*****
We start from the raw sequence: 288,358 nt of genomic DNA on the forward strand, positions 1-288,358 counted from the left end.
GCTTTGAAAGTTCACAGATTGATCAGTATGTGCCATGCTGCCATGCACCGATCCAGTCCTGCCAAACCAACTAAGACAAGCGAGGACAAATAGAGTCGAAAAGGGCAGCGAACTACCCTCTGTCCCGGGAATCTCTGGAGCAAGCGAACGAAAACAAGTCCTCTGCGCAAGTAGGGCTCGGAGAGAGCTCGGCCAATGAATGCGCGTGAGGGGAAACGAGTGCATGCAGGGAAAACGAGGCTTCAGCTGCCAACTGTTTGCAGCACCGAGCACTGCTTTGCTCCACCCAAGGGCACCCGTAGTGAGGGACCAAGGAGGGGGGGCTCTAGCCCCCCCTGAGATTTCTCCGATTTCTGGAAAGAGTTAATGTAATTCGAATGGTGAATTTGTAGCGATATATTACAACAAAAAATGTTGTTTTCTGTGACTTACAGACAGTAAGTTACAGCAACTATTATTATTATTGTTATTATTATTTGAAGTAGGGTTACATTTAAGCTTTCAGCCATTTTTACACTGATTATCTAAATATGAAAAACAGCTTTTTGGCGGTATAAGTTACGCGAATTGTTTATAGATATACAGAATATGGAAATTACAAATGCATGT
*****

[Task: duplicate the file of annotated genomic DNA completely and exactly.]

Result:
We start from the raw sequence: 288,358 nt of genomic DNA on the forward strand, positions 1-288,358 counted from the left end.
GCTTTGAAAGTTCACAGATTGATCAGTATGTGCCATGCTGCCATGCACCGATCCAGTCCTGCCAAACCAACTAAGACAAGCGAGGACAAATAGAGTCGAAAAGGGCAGCGAACTACCCTCTGTCCCGGGAATCTCTGGAGCAAGCGAACGAAAACAAGTCCTCTGCGCAAGTAGGGCTCGGAGAGAGCTCGGCCAATGAATGCGCGTGAGGGGAAACGAGTGCATGCAGGGAAAACGAGGCTTCAGCTGCCAACTGTTTGCAGCACCGAGCACTGCTTTGCTCCACCCAAGGGCACCCGTAGTGAGGGACCAAGGAGGGGGGGCTCTAGCCCCCCCTGAGATTTCTCCGATTTCTGGAAAGAGTTAATGTAATTCGAATGGTGAATTTGTAGCGATATATTACAACAAAAAATGTTGTTTTCTGTGACTTACAGACAGTAAGTTACAGCAACTATTATTATTATTGTTATTATTATTTGAAGTAGGGTTACATTTAAGCTTTCAGCCATTTTTACACTGATTATCTAAATATGAAAAACAGCTTTTTGGCGGTATAAGTTACGCGAATTGTTTATAGATATACAGAATATGGAAATTACAAATGCATGT